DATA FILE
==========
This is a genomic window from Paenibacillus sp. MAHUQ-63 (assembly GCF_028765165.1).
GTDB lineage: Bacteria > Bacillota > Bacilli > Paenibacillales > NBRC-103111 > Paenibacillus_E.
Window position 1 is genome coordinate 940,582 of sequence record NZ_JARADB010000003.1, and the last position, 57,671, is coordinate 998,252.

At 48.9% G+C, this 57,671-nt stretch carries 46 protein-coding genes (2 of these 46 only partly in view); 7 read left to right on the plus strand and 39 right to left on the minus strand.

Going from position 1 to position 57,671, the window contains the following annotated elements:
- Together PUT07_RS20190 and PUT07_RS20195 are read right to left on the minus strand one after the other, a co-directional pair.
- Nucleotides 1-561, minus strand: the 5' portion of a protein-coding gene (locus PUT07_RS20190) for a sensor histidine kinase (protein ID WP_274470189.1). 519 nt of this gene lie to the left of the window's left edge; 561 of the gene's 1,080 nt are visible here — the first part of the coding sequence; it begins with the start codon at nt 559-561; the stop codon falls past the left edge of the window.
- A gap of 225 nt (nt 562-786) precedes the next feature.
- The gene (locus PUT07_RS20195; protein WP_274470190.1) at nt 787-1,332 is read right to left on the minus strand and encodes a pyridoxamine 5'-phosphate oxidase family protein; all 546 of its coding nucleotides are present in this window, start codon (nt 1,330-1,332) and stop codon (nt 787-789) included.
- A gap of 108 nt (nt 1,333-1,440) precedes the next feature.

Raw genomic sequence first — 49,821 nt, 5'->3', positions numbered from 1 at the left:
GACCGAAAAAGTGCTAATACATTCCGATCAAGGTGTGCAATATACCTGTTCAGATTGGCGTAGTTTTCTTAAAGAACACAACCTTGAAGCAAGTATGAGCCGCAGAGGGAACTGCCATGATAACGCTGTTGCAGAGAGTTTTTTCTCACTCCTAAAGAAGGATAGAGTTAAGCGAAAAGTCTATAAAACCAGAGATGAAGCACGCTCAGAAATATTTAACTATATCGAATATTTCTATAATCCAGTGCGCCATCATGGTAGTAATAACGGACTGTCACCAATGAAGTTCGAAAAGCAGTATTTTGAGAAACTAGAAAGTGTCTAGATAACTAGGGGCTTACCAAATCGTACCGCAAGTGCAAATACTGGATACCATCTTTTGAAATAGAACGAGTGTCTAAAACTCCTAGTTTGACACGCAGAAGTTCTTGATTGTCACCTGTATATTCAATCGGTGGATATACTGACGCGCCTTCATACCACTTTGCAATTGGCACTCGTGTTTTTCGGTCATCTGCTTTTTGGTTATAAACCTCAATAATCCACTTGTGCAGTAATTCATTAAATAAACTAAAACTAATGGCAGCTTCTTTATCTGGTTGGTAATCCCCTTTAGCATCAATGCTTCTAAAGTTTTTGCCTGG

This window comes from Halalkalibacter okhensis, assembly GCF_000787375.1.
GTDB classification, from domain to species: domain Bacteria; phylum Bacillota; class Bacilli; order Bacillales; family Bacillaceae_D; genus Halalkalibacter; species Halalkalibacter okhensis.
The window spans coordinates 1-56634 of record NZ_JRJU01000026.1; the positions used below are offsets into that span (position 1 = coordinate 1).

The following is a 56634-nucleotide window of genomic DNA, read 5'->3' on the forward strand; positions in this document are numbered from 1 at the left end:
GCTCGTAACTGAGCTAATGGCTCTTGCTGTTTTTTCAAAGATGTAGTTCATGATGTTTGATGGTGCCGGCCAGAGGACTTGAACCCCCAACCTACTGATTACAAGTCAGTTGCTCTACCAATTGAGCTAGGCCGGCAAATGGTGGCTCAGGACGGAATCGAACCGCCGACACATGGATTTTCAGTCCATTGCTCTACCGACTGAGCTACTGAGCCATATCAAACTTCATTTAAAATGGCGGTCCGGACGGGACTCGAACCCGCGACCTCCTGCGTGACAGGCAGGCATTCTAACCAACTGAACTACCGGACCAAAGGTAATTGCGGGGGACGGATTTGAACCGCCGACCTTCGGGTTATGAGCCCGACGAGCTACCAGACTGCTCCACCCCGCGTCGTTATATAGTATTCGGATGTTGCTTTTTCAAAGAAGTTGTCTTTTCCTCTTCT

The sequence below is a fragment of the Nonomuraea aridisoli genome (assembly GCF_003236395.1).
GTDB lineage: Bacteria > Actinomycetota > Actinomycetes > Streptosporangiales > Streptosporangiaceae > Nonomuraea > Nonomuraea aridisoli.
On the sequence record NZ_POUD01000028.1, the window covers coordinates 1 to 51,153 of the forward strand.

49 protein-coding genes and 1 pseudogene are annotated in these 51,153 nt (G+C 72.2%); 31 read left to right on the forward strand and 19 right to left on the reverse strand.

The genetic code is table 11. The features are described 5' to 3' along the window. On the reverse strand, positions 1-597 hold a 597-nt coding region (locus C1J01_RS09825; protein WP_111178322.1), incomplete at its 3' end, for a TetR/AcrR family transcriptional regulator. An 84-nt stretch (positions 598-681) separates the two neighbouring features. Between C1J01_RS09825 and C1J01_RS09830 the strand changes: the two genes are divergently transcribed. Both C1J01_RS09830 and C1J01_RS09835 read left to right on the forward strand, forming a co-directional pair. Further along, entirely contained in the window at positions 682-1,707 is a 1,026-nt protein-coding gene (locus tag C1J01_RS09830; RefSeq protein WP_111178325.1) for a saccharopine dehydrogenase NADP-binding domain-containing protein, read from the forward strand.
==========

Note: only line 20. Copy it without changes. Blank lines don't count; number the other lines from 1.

On the sequence record NZ_POUD01000028.1, the window covers coordinates 1 to 51,153 of the forward strand.